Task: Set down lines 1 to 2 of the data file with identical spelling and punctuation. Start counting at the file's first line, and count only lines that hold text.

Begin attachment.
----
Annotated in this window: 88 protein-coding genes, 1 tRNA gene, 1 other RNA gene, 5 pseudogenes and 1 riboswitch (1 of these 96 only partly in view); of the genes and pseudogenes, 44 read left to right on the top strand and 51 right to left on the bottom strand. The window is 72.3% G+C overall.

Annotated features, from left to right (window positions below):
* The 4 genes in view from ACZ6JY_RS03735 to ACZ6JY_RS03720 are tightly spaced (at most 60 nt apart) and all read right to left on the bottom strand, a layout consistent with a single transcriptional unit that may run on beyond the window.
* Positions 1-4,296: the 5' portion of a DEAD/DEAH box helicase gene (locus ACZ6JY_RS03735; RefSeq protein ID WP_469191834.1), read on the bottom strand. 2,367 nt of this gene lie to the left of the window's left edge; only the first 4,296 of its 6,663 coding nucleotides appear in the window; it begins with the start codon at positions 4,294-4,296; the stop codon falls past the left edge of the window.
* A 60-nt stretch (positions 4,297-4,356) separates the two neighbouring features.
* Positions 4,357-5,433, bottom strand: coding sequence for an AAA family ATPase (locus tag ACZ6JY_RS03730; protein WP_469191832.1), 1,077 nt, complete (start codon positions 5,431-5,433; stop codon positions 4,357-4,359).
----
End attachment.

Annotated in this window: 88 protein-coding genes, 1 tRNA gene, 1 other RNA gene, 5 pseudogenes and 1 riboswitch (1 of these 96 only partly in view); of the genes and pseudogenes, 44 read left to right on the top strand and 51 right to left on the bottom strand. The window is 72.3% G+C overall.

Annotated features, from left to right (window positions below):